What 300 Years Of Science Teach Us About WOM Metrics

In the early 18th century, scientists were fascinated with questions about the age of the earth. Geometry and experimentation had already provided clues to the size of the planet, and to the mass. But no one had yet figured out how old it was.

A few enterprising geologists began experimenting with ocean salinity. They measured the level of salt in the oceans as a benchmark, and then measured it every few months thereafter, believing that it might then be possible to work backwards to figure out how long it took to get to the present salinity level. Unfortunately, what they found was that the ocean salinity level fluctuates. So that approach didn't work.

In the 19th century, another group of geologists working the problem hypothesized that if the earth was once in fact a ball of molten lava, then it must have cooled to its current temperature over time. So they designed some experiments to heat various spheres to proportionate temperatures and then measure the rate of cooling. From this, they imagined, they could tell how long it took the earth to cool to its present temperature. Again, interesting approach, but it led to estimates that were in the range of 75,000 thousands of years. Skeptics argued that a quick look at the countryside around them provided evidence that those estimates couldn't possibly be correct. But the theory persisted for nearly 100 years!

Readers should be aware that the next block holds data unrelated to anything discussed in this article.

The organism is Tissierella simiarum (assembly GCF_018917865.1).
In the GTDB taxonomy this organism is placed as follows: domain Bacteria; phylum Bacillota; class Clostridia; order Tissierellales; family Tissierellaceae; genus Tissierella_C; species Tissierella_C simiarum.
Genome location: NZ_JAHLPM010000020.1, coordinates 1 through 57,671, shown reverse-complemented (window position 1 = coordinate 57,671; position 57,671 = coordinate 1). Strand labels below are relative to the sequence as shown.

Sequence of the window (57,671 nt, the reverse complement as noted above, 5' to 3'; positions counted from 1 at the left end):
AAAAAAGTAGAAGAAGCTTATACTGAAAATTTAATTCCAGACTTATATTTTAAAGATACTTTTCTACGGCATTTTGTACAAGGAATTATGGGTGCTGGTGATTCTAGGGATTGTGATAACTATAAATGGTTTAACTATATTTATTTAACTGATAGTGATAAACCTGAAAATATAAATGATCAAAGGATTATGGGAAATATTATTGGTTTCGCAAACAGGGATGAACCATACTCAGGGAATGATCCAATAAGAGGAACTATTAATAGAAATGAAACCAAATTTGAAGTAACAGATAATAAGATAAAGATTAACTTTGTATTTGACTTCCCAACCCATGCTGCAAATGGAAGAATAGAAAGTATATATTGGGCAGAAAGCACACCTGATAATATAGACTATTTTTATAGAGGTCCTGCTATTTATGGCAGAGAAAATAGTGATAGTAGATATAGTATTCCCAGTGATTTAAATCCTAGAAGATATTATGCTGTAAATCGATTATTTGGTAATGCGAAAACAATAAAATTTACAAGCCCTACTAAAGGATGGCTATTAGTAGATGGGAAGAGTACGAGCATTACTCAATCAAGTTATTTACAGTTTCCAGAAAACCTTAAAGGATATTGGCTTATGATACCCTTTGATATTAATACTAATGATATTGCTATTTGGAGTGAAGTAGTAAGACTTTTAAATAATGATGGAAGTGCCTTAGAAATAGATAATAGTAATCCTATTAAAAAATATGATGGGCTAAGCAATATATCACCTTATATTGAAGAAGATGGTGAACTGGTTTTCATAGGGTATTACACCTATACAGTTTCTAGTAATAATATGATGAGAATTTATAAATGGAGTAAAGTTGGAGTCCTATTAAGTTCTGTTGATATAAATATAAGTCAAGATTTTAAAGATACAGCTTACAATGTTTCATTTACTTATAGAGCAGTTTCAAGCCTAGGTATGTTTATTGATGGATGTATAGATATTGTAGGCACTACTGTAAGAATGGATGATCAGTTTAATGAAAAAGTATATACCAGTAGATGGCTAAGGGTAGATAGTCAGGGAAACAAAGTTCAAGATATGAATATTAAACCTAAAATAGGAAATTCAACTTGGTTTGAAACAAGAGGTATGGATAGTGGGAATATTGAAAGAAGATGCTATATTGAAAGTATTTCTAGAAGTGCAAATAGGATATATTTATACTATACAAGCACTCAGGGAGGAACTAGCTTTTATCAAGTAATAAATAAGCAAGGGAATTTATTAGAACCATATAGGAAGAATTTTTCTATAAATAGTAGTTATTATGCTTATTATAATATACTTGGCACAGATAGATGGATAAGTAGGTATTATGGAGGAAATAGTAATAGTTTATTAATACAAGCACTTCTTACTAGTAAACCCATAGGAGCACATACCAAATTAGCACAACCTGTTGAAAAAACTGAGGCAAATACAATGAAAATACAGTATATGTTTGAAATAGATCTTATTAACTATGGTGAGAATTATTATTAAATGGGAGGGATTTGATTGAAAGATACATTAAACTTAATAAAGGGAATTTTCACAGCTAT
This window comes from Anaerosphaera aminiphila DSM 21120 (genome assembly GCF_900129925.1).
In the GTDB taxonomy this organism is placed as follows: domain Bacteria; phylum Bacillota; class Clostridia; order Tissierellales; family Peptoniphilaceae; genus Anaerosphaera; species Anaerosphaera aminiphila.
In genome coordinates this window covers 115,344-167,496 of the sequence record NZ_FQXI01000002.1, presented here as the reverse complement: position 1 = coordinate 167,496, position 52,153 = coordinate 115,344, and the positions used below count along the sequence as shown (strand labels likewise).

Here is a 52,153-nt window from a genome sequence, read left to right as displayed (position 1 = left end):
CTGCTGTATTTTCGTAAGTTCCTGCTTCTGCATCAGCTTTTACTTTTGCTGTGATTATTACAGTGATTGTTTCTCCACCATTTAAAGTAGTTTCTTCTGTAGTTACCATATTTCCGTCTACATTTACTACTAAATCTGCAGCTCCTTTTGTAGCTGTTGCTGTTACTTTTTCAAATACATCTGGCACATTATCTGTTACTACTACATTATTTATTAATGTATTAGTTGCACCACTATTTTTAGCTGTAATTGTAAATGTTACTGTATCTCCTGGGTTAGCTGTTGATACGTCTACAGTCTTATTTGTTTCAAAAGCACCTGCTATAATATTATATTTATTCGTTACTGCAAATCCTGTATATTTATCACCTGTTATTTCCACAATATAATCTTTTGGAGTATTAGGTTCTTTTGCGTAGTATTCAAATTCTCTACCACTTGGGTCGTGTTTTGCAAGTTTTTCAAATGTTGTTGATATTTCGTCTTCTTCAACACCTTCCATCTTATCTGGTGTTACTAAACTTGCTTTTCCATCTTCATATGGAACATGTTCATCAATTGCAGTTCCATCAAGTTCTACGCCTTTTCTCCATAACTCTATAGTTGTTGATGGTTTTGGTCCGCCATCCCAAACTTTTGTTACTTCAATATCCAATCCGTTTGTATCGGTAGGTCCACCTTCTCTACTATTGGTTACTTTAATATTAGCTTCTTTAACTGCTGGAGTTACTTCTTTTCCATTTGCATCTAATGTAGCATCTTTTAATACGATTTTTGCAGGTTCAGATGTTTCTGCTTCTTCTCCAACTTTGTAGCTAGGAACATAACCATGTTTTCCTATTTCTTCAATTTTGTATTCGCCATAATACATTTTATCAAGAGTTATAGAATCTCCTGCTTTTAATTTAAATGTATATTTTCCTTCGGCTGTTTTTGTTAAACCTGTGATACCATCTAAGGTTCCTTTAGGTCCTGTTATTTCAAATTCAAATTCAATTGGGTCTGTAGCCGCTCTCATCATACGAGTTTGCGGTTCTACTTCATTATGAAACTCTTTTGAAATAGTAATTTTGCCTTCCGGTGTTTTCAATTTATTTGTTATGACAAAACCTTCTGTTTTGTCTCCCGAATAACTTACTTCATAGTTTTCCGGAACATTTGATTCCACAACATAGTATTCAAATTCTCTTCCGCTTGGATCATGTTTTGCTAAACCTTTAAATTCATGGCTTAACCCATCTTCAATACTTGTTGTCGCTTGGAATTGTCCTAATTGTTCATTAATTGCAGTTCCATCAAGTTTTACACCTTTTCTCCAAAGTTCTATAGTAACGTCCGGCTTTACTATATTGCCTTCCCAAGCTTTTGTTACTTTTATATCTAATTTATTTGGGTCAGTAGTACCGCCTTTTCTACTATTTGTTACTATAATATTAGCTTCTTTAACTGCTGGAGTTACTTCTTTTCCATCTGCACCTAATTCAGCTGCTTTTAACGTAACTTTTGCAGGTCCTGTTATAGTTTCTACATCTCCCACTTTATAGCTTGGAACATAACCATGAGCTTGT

Then in the early part of the 20th century, astronomers devised a new approach in estimating the age of the earth through radio spectroscopy. They studied the speed with which the stars were moving away from earth (by measuring shifts in light wave spectrum) and found there was a fairly uniform rate of speed. This allowed them to estimate that the earth was somewhere between 700 million and 1.2 billion years old. This seemed more plausible.

Not until 1956, shortly after the discovery of atomic half-lives, did physicists actually come up with the answer that we have today. When they studied various metals found in nature, they could measure the level of radiation in lead that had cooled from uranium, and then calculate backwards how long it had taken for radiation to achieve its present level. They estimated therefore that the earth was 4 to 5 billion years old.